Anyone who hasn’t gone out of the country, but is aiming to work abroad in the future, may have some important questions and misconceptions that need to be addressed first, in order for them to properly set expectations as well as realistic goals in living overseas.
If we may, the first and probably the biggest misconception to be addressed is that life is so much easier elsewhere than in the Philippines. In this post, we will give insight on how hard Filipinos living in Canada need to work to support their basic monthly living expenses and give you a breakdown of the cost of living in the western country.
Cost of Living in Canada
With everything pretty upfront like universal healthcare, a socially progressive government, a reputation for having generally kind people, and picturesque geographic locations perfect for hikers, sailors, skiers, photographers, and urbanites alike – it’s not so hard to see why a lot of people, particularly Filipinos, find Canada as one of the most ideal places to move into.
If you’re one of the people who’ve decided to make the big move, one of the few things that you need to take into consideration is how much it will cost you to get there, first and foremost, and then how much it will cost you to live there once you’re all settled. Whether you’re retiring, temporarily relocating, or staying in Canada for good — it’s necessary for you to understand how different or similar your finances right now might look when you get there.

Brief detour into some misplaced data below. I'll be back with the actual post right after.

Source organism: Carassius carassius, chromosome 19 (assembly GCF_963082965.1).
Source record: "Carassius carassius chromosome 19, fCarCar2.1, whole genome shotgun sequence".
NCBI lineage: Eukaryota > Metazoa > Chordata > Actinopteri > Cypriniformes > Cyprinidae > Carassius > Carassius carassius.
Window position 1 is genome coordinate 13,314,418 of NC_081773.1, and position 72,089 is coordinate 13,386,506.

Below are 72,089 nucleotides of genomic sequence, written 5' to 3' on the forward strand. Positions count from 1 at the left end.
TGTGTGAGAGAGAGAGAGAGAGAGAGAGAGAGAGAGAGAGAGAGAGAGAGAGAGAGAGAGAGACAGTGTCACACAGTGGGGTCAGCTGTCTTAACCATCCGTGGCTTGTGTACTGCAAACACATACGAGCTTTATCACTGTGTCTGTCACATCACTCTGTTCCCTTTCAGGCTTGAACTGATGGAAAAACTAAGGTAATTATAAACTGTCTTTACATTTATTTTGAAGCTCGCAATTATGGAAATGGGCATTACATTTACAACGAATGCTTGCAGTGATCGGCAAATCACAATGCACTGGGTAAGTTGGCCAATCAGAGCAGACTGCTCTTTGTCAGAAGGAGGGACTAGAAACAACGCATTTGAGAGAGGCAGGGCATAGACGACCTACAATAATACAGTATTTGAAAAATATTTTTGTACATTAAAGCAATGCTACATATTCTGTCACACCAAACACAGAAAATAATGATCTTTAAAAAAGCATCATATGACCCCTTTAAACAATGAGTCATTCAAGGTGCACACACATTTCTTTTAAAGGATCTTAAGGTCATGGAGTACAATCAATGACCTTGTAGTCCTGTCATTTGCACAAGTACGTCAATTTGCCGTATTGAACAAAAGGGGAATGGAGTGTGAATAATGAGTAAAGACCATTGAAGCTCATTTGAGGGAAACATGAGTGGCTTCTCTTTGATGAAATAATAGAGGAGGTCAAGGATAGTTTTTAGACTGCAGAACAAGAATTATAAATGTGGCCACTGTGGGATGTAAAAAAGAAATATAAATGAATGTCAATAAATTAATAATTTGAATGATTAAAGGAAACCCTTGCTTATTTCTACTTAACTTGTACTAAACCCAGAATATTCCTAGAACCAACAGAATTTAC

Knowing this will ultimately help you contemplate on the pros and cons of the new life you’ll be embracing there, versus the one you’ll leave behind back home.
Depending on one’s place of residence in Canada, costs may vary a little. But the general prices are dependent on overall economic averages. So, now onto the numbers…
Is the cost of living in Canada higher than in the Philippines?
Yes. The cost of living in Canada is 99.91% higher than in the Philippines, based on the 2018 data provided by Numbeo. But with everything made to be more accessible for its citizens, there are certain purchases that are much easier to transact in Canada than in the Philippines (i.e. getting a car, or buying out a house through bank loans). But this is, of course, still dependent on your pay scale. To give you concrete figures, here is a breakdown of the basic expenses for 2 people living in their own house (not renting) on a monthly basis:
The above table only covers your own living expenses, that is — if there are no other people you need to support, like children, and/or family back home that you send remittances to. Otherwise, you’ll also have to consider those in your computation.
So, take a look at where you are right now and examine if the life that you have now is worth risking for starting anew in Canada or elsewhere in the world. Remember, always take the good with the bad, so in the end, you’ll truly understand the value of something.